Lafayette’s years in America had given him the most glorious career it was possible for a youth of his disposition to imagine. He had fought for a noble cause, and won the love of a nation. George Washington sent him admiring and heart-sore letters after the marquis returned to France; the state of Virginia presented a bust of him to the city of Paris; the island of Nantucket sent him a 500-pound cheese. Lafayette cherished the love he had earned overseas, and never let the French forget it. When his first two children were born, he named the boy George Washington and the girl Virginia. At his Paris household, his family spoke English, and his messenger was dressed as an American Indian.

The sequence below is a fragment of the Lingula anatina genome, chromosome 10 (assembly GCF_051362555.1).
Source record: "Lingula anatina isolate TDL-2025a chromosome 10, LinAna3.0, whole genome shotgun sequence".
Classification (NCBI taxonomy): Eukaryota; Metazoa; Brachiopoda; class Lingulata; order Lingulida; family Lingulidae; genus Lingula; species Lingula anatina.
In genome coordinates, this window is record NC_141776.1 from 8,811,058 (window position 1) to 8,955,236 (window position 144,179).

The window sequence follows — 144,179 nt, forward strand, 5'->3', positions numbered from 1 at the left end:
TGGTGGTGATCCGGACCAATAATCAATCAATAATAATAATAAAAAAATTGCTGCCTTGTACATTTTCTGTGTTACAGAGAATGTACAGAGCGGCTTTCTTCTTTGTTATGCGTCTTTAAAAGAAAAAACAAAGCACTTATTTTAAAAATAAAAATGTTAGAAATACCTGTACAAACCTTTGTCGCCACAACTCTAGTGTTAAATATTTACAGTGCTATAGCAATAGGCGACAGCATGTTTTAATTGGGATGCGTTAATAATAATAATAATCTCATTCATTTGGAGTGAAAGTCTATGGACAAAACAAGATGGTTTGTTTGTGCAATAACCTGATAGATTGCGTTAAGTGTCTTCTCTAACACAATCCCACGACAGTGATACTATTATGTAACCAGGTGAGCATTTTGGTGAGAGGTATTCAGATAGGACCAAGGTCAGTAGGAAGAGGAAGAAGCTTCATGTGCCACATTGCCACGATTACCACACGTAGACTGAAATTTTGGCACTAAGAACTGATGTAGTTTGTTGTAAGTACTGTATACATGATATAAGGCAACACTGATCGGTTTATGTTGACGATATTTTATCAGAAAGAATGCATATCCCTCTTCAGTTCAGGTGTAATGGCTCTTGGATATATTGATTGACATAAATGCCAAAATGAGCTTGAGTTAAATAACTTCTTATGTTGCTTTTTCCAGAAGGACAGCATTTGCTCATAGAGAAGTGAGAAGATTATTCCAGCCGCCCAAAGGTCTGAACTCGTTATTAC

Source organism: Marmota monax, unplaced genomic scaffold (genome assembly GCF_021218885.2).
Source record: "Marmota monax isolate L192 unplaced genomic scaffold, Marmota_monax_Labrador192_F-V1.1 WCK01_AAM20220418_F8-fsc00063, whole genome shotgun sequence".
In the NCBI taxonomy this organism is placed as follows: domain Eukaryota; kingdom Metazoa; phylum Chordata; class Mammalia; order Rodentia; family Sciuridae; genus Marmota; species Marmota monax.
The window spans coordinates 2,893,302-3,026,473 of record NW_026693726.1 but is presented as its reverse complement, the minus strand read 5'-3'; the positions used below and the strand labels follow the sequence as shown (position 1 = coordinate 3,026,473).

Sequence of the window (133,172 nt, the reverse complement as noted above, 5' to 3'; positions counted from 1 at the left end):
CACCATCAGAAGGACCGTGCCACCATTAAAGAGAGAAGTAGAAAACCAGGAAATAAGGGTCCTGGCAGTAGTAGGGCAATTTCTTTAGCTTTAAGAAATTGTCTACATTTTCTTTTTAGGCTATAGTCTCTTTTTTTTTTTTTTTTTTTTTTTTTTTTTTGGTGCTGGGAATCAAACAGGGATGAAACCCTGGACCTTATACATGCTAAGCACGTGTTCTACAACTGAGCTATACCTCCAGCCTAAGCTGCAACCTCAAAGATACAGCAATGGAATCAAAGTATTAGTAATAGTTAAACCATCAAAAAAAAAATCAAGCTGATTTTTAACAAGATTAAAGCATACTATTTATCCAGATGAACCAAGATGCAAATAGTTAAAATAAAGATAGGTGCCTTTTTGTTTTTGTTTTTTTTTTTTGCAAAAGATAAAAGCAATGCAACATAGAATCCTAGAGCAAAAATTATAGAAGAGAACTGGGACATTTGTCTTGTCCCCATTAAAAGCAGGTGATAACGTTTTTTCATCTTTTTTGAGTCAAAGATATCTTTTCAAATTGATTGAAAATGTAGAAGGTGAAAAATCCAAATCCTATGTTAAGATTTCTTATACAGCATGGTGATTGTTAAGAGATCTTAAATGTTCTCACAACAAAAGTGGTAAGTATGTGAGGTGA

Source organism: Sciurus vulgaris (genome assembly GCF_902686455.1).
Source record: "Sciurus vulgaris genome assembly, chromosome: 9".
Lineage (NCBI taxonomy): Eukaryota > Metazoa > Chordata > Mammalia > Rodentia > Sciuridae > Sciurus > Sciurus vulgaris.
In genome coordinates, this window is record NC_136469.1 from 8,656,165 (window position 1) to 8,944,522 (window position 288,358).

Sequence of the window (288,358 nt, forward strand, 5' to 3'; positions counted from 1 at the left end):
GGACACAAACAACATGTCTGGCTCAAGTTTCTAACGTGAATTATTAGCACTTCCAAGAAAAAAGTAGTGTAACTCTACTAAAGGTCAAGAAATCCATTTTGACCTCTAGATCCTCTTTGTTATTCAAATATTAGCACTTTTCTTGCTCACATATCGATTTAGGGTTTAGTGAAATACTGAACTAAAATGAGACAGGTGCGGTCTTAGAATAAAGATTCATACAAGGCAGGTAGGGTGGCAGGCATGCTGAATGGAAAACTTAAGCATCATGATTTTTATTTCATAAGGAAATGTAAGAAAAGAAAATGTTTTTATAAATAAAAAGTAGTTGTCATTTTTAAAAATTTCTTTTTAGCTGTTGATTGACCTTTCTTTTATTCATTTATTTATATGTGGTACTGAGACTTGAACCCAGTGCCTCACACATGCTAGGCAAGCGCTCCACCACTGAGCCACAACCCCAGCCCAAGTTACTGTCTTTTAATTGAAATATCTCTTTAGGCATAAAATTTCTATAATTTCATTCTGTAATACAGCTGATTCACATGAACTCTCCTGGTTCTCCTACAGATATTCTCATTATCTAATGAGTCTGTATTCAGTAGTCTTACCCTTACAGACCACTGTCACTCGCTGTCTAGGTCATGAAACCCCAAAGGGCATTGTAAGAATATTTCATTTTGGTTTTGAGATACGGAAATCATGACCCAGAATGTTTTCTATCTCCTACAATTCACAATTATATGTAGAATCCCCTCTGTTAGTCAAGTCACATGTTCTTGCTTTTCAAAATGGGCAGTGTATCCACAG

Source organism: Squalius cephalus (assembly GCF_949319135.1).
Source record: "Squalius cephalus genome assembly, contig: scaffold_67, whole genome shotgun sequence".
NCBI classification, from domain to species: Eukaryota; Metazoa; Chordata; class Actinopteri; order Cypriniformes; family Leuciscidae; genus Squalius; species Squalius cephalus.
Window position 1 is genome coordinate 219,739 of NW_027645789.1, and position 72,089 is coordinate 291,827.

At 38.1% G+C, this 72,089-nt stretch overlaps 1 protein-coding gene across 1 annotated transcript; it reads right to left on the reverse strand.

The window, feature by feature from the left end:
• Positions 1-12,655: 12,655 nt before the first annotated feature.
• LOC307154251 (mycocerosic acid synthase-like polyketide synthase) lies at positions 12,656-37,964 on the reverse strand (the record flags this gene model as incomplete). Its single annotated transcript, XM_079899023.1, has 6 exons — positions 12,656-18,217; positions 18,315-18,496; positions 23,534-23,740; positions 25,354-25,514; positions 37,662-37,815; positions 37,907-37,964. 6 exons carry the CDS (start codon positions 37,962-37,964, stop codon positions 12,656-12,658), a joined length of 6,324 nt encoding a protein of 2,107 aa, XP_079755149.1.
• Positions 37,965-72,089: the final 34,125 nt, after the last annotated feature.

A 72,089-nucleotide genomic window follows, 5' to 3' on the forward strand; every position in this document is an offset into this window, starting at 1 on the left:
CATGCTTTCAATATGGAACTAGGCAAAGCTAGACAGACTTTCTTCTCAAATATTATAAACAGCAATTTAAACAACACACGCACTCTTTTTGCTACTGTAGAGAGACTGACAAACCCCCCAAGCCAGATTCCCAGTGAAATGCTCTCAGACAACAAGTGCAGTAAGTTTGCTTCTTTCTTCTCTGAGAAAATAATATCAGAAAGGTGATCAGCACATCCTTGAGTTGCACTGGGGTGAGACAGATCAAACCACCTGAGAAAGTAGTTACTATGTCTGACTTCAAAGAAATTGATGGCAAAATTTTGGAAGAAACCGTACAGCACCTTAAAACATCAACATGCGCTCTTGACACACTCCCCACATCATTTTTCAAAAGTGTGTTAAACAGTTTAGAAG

Financier, Continental congressman, U.S. senator; 1741/42—1804.
Merchant, planter, slave trader, president of Continental Congress; 1724—92.
Continental Army officer, aide-de-camp to Washington, son of Henry Laurens; 1754—82.
Soldier, delegate to the Constitutional Convention, congressman, South Carolina governor, senator; 1757—1824.
Lawyer, soldier, delegate to the Constitutional Convention; 1746—1825.
South Carolina governor, second Chief Justice of the Supreme Court; 1739—1800.
British-born painter, mainly of portraits, extended the iconography of the Revolution and the Founding Fathers into the 19th century; 1783—1872.
Gentleman Revolutionary: Gouverneur Morris, the Rake Who Wrote the Constitution (2003)